Personality Disorders, described extensively in chapter 8 of this fascinating textbook are those character disorders firstly coined by JC Pritchard as "moral insanity" behaviors to the Kraepelin’s "psychopatic personality" disorders. The author stresses the fact that not only characterizing the personality disorders is a difficult task, but also diagnosing them. We would add that treating them seems even tougher, especially since there are patterns relatively stable across time and consistent across situations. The particularity of Neel Burton’s approach is seeing personality disorders as possible routes to high professional achievements. The author thinks that while personality disorders may lead to "severe impairment", they may also lead to extraordinary achievements. Quoting the Board and Fritzon study, Neel Burton describes the executives with a personality disorder as "successful psychopaths", while criminal offenders are seen as "unsuccessful psychopaths". In the same chapter a complete review of ego defense mechanism follows, revealed in a psychoanalytical tradition and also from the Hindu Bhagavad Gita viewpoint, the latest adding the flavor of originality to the ‘orthodox’ view.

Chapter 11 is dedicated to a profound understanding of the substance misuse (alcohol and drugs) reasons behind. The blue butterfly box reveals the psychological causes of delving into such a behavior by quoting a character from Trainspotting, Renton. This draws me very close to an idea possible to implement when trying to present the perils of starting smoking marijuana to the high-school teenagers by offering them to watch a shortcut version of Aronofsky’s Requiem for a Dream. The author believes that rather than employing a cold outlook when presenting a sufferer the dangers of using alcohol and recreational drugs, a mental health professional should actually use motivational interviewing techniques which he exposes in the clinical skills section (p. 154).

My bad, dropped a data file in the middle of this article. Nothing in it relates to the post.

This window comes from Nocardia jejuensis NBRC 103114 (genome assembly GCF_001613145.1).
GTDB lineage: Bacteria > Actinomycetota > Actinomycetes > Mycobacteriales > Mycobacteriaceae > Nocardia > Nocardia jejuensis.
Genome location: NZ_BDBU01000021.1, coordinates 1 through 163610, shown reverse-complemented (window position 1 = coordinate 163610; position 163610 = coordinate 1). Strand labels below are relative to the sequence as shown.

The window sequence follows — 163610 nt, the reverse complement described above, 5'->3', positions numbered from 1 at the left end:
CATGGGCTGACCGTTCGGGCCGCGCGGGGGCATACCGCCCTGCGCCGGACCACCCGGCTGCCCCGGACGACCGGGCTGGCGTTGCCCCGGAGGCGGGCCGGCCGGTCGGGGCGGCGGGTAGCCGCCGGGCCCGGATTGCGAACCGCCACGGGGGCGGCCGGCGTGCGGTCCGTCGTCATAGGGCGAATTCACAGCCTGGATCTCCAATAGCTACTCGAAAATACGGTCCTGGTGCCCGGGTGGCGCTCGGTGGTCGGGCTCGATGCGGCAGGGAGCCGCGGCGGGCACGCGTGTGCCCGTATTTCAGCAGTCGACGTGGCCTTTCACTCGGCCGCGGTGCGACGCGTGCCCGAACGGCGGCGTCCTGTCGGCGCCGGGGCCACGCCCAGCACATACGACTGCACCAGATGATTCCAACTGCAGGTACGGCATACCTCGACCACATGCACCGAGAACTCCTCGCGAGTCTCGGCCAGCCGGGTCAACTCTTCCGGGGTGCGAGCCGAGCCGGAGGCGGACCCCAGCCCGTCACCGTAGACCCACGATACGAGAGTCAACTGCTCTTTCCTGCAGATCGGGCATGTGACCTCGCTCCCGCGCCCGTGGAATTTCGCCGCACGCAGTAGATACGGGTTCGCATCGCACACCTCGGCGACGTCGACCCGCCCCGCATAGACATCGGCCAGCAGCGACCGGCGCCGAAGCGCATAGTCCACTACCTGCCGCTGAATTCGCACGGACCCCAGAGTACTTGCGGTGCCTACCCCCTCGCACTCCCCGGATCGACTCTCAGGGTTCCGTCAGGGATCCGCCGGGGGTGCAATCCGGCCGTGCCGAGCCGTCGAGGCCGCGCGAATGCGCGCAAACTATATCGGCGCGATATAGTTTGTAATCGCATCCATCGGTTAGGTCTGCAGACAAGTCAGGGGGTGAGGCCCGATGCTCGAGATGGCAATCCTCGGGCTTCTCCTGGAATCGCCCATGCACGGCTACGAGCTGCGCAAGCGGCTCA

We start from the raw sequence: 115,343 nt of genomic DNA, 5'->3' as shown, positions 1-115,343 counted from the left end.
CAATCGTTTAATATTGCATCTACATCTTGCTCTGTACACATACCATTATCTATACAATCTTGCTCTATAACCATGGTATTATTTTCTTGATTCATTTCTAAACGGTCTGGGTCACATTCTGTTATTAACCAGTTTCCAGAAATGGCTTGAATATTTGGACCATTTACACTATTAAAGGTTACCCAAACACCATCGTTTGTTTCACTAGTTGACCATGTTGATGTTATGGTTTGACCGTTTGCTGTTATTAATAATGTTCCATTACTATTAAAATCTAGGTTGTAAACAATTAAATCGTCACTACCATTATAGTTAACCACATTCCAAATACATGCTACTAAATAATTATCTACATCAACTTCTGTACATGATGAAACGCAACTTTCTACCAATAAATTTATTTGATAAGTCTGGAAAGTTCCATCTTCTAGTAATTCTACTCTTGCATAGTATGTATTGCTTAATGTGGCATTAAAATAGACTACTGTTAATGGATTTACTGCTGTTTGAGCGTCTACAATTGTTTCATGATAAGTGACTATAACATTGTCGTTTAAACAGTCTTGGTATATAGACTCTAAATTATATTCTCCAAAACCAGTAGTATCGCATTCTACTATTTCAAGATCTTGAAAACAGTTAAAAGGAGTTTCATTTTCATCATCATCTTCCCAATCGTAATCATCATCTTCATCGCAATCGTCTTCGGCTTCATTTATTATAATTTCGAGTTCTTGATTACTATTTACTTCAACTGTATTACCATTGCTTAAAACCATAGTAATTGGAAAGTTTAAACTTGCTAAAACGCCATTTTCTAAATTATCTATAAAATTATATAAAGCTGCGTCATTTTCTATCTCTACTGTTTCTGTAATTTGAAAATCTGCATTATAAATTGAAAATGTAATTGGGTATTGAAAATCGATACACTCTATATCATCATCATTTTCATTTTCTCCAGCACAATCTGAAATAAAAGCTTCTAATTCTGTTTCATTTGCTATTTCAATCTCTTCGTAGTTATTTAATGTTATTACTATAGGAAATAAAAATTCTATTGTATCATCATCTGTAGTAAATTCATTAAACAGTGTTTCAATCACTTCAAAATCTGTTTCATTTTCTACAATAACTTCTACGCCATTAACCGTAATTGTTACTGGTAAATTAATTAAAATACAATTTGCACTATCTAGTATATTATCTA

Dr. Neel Burton’s complex anthropological, psychiatric, philosophical and psychological approach when designing Psychiatry textbook makes the student’s job very enjoyable and captivating while preparing for exams. Not only students or residents in psychiatry could benefit from his fresh and lively approach, but also other professionals: clinical psychologists, psychotherapists, general practitioners in their effort to screen mental disorders and also sociologists and anthropologists. The profound humanistic view and storytelling approach drawing slightly further from the canonic style of DSM makes this interesting manual an enjoyable reading and also a powerful professional tool.

Notes [TOP]

i) Reid Wilson – one of the leading expert in treating anxiety disorders www.anxieties.com

Funding [TOP]

The author has no funding to report.

Competing Interests [TOP]

The author has declared that no competing interests exist.

Acknowledgments [TOP]

The author has no support to report.

About the Author [TOP]

Beatrice Popescu is a Cognitive Behavior Psychotherapist at Bellanima Medical Center Bucharest and the Founding Editor of Europe’s Journal of Psychology. She has published papers and book reviews on clinical psychology, psychotherapy and psycho-practice politics. Her research interests are Cognitive Behavior Therapy, REBT, Existential Psychotherapy and Philosophical Counseling Ethics. She is now undergoing a PhD program at the Faculty of Philosophy of University of Bucharest, supervised by CCNY with the thesis title: “Philosophical Counseling and Psychotherapy. Ethical Issues in Philosophical Counseling”. Since 2005, Beatrice has developed a passion for interviewing personalities of psychology along with her old professional interest in media and communication industry, having worked for multinational companies and agencies based in Bucharest.